Anita Carswell, In
Defense of Animals (IDA)
Rabbits are quiet and extremely sensitive by nature and are especially unsuited to loud and boisterous groups of people, so generally are not suitable companions for groups of children.
Every year, thousands of frightened rabbits are produced by breeders, torn from their families, then sold around Easter, as irresponsible “gifts” for children, and every year, most of these poor victims of human thoughtlessness are dumped at animal shelters, where they are killed. In fact, nine out of ten rabbits never make it to the age of even one year old. Rabbits who are spared the misfortune of being dumped at shelters are faced with futures often equally as bad.
Rabbit purchasers (and breeders with "stock" unsold by Easter) often dump domestic rabbits in parks and fields when they get bored of them, where they are killed by dogs, hawks, or other animals, or they are hit by cars trying to cross the street. Since their natural food is not manicured lawns, often rabbits “turned loose” just starve or succumb to the elements.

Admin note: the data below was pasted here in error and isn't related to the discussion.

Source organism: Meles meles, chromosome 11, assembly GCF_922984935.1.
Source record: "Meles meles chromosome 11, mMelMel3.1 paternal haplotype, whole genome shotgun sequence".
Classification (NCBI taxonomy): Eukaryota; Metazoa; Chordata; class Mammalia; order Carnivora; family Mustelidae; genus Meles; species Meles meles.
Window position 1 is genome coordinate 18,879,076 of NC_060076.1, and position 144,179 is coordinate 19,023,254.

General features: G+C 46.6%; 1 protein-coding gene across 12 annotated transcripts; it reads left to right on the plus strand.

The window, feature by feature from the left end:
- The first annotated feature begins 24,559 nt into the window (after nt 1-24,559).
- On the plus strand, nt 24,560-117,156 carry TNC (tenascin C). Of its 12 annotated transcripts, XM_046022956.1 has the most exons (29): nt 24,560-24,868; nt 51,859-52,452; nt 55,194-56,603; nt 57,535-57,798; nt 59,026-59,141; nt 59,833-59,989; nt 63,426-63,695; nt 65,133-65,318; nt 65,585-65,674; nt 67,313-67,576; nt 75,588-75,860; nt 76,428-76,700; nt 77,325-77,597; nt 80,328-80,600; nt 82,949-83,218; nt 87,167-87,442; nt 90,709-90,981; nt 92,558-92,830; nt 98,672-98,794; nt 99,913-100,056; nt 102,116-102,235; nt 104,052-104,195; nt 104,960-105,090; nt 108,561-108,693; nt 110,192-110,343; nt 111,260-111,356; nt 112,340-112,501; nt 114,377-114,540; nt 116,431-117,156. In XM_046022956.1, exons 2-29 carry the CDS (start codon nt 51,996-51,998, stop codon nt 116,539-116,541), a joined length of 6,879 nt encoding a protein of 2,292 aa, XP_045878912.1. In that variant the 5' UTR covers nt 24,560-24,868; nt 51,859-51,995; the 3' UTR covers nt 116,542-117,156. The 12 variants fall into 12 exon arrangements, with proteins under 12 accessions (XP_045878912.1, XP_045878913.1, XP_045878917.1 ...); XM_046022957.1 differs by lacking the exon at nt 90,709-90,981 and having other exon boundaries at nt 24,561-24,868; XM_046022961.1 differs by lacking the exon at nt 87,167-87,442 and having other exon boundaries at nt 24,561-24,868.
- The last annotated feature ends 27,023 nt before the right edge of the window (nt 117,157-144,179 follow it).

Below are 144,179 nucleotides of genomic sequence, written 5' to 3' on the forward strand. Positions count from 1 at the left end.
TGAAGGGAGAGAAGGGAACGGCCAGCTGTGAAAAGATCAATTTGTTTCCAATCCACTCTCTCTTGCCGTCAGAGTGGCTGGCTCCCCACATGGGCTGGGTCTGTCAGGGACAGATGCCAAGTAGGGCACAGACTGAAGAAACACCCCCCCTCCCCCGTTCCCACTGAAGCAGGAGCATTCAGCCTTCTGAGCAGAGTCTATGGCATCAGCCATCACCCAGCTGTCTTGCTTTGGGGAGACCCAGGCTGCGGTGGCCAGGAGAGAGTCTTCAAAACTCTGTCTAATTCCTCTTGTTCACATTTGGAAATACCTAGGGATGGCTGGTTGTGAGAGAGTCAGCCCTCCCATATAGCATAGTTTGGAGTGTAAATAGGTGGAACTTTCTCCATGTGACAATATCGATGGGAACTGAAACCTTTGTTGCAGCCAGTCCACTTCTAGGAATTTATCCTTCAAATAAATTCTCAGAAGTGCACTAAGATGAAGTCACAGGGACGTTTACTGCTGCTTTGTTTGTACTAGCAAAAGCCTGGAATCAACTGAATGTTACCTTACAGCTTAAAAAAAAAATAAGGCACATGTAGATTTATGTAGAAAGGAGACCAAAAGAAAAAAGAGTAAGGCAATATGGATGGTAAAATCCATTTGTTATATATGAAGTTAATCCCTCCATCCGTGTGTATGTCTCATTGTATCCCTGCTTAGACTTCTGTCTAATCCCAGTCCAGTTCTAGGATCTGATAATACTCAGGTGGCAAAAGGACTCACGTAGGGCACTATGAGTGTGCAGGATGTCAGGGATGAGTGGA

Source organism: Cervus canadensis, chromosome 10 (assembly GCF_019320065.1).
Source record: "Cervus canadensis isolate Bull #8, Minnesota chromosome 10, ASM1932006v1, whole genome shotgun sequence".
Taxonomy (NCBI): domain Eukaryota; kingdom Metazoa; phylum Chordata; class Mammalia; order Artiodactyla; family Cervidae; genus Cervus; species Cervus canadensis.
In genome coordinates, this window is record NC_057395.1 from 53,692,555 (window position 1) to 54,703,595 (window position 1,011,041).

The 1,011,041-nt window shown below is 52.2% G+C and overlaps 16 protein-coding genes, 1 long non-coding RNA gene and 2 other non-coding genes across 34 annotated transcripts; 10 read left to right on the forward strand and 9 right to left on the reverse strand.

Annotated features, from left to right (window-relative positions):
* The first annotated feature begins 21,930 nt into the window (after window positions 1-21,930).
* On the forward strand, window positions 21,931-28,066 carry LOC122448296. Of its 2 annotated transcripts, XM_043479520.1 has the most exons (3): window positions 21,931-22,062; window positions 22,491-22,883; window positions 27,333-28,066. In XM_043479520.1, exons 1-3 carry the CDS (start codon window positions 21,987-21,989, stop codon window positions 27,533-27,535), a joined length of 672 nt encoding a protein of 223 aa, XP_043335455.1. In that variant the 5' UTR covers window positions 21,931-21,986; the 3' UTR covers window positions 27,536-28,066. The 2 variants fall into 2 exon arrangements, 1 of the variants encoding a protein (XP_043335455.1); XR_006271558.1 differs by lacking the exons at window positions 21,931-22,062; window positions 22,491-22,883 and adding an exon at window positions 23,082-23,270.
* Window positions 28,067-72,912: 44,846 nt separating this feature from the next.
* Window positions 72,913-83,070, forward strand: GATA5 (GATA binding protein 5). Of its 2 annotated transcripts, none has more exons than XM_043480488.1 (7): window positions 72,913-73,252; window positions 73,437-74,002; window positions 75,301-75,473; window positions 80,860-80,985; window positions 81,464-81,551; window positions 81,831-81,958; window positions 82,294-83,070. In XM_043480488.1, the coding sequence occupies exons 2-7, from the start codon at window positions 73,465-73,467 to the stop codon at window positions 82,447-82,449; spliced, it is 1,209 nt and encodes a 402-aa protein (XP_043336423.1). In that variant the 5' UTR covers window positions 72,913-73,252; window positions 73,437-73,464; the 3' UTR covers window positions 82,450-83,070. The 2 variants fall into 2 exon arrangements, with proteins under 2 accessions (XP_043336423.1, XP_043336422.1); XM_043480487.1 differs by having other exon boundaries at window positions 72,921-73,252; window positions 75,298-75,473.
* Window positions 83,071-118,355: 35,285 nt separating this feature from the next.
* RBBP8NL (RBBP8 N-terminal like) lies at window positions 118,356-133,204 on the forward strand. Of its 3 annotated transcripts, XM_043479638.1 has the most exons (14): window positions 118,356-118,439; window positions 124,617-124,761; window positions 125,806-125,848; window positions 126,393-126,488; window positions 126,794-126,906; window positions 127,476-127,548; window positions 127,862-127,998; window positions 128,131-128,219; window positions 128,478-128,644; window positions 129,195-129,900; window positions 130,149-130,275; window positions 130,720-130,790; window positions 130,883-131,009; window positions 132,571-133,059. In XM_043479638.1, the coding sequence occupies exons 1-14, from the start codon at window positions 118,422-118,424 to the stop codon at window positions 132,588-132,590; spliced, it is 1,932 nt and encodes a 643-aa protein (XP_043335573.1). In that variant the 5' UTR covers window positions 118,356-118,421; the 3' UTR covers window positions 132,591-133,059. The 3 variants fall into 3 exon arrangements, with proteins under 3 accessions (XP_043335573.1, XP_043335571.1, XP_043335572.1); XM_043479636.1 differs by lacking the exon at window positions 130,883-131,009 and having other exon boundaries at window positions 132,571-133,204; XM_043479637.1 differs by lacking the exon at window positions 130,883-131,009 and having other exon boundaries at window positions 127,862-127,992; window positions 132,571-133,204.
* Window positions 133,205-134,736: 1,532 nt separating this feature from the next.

Rabbits are quiet and extremely sensitive by nature and are especially unsuited to loud and boisterous groups of people, so generally are not suitable companions for groups of children. While parents may eventually figure this out, it is the rabbits who pay the price, by being ignored in a pen in the back yard, being “freed” or “given away” (killed at shelter).
Please be a responsible guardian, and if you would like to adopt a pair of rabbits (they are social animals and need friendship of their own species), wait until after Easter, when all the rabbit rescue groups are overflowing with discarded Easter “toys” and when rabbits have the least chance of making it out alive from a shelter. Rabbits live a long time and are generally about the same level of responsibility as caring for cats, but they need special vets, and they are happiest inside in a bunny-proofed house.
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